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Medical School and Graduate School: An anthropological comparison
October 9, 2010Posted by on
Like many/most biological anthropology graduate students have to do at some point in their careers, I’m taking gross anatomy and histology with the first year medical students this fall. What a culture shock!
A few observations that make me chuckle:
- Medical students begin all of their questions with “What exactly…” What exactly does the gluteus maximus do? Why exactly do mitochondria stain darker? What exactly do we have to know about the brachial plexus in order to pass the test?
- The one class that I don’t have to take that they do have to take is a “personality” class where they learn that wearing too much perfume is unprofessional. Instead of that class, I take a research ethics class where we learn that feeding radioactive oatmeal to children is wrong.
- “Do non-medical doctors get to be called ‘doctor’ when I e-mail them to ask for help?”
- The look of astonishment on their faces when I know what I’m talking about or am able to teach them something that they didn’t know, Like bony landmarks, or who John Lennon was.
- “I thought most grad students were medical school drop-outs.”
- How impatient they get when someone asks a question and I say, “Well let’s think this through…”
- “It’s cute that you are actually interested in this.”
- When I go back to normal anthropology school, fellow students say, “I bet they don’t even know what an australopithecine is!”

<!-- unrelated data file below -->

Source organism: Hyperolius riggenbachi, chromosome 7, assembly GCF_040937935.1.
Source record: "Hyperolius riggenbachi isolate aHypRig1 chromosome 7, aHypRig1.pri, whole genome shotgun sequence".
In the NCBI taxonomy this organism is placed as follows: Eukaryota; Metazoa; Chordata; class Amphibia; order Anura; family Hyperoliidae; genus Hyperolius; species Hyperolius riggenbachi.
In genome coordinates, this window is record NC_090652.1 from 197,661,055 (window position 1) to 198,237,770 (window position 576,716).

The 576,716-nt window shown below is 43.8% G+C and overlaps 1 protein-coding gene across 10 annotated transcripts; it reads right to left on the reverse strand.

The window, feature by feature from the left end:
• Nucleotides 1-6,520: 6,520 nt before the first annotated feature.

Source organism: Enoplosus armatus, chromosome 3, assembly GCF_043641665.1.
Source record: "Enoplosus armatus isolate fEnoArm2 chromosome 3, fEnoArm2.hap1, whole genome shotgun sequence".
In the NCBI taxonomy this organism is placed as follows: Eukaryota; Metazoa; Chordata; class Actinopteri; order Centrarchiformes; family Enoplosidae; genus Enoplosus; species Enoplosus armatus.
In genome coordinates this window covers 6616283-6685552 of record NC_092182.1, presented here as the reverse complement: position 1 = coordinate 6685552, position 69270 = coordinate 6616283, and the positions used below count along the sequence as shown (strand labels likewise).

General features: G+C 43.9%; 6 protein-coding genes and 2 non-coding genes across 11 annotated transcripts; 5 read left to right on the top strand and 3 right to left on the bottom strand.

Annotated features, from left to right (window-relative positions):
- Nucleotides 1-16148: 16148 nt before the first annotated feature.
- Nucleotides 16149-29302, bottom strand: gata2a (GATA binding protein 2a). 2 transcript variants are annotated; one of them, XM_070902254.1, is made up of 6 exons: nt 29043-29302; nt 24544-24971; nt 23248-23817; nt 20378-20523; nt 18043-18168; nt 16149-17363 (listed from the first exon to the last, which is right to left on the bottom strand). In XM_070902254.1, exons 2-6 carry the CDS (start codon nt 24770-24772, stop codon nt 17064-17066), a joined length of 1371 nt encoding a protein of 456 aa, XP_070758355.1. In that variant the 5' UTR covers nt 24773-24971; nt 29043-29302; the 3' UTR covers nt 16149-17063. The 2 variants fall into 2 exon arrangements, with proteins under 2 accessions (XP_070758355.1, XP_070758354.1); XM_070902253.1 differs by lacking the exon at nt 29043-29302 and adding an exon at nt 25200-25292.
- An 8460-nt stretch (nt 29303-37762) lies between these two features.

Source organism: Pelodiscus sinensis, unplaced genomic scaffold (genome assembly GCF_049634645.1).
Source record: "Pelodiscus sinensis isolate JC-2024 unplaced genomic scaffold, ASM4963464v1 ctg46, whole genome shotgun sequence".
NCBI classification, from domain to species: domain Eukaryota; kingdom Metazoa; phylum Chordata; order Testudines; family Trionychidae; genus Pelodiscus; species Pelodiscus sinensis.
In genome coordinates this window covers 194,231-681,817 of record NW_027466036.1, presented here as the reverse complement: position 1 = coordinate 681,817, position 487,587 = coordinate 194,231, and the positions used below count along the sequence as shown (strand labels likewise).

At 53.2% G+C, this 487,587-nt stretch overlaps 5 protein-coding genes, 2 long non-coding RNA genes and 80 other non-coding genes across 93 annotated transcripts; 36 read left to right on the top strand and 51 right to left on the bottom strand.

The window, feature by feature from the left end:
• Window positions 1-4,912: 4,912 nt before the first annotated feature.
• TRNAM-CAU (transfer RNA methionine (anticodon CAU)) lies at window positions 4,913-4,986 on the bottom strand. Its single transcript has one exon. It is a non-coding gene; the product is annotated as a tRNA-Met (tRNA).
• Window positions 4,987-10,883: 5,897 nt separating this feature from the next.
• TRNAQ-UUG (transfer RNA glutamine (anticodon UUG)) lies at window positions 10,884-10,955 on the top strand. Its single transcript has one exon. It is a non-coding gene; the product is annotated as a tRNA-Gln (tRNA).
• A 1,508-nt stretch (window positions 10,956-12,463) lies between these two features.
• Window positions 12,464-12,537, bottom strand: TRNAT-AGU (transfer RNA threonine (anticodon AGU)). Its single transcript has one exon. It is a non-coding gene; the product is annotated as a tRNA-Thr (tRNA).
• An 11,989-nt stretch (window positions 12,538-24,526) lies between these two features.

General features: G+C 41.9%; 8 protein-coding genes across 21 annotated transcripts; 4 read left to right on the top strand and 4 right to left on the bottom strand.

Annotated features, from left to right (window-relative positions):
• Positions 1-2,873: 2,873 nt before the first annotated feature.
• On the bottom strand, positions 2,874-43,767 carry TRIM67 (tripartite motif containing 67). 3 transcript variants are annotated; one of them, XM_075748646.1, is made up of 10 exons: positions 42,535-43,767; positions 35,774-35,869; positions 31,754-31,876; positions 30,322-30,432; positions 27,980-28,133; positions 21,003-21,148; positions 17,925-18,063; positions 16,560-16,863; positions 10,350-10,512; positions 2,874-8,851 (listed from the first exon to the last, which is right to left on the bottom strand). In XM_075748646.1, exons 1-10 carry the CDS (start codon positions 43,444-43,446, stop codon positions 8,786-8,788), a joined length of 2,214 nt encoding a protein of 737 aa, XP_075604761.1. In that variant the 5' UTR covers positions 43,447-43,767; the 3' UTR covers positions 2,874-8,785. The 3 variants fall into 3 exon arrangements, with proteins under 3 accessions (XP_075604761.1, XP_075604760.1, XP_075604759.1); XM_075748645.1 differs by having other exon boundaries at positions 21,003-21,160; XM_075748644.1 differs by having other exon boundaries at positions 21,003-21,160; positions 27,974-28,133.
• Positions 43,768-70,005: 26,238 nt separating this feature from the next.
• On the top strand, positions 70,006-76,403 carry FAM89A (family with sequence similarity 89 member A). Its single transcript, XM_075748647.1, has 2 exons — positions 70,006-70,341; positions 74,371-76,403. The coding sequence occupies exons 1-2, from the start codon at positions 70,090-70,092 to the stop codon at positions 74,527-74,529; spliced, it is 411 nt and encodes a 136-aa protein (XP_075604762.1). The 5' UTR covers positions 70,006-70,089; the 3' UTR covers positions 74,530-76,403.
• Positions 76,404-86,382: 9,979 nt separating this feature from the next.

- “I’m so bad at coming up with research ideas. Maybe I should just go to medical school and do rote memorization for the rest of my life.”
It’s funny to observe what the different groups of students find important and desirable and “smart.” For medical students, the fact that I study “monkey bones” makes me a much less serious student than they perceive themselves to be. Even though I keep up with them when we do drills or study together, they assume I’m not as smart because if I were, I’d be in medical school. They require answers and need to know how to do things, not why we do things, or how we learned to do things, or that there may be two or three ways to do things that give equally good results. They are very goal-oriented, and have no time for things that have nothing to do with achieving that goal.
On the other hand, the graduate students have an attitude that they are more intellectually curious and therefore smarter than kids who went to medical school. They seem a lot more comfortable with uncertainty, to the point where they probably don’t study as hard as they could. They have tunnel vision in that they sometimes get so focused on what they are interested in that they can’t grasp that other people might be interested in other things. And that tunnel vision has the unfortunate property of having no end in sight. You can never know EVERYTHING about what you are trying to learn about, so goals are harder to define and “finished” is almost impossible.
I’m sure both groups will mature into wonderfully smart and perceptive doctors (medical or otherwise), but it’s funny how distinctive the two personality types seem to be at this early point in their careers. I wonder if it’s learned through four years of undergrad, or if the two careers just naturally attract two different personality types. One piece of advice that was passed down to me, and that I think applies to both groups, is this: You are both not as smart as you think you are, and smarter than you think you are.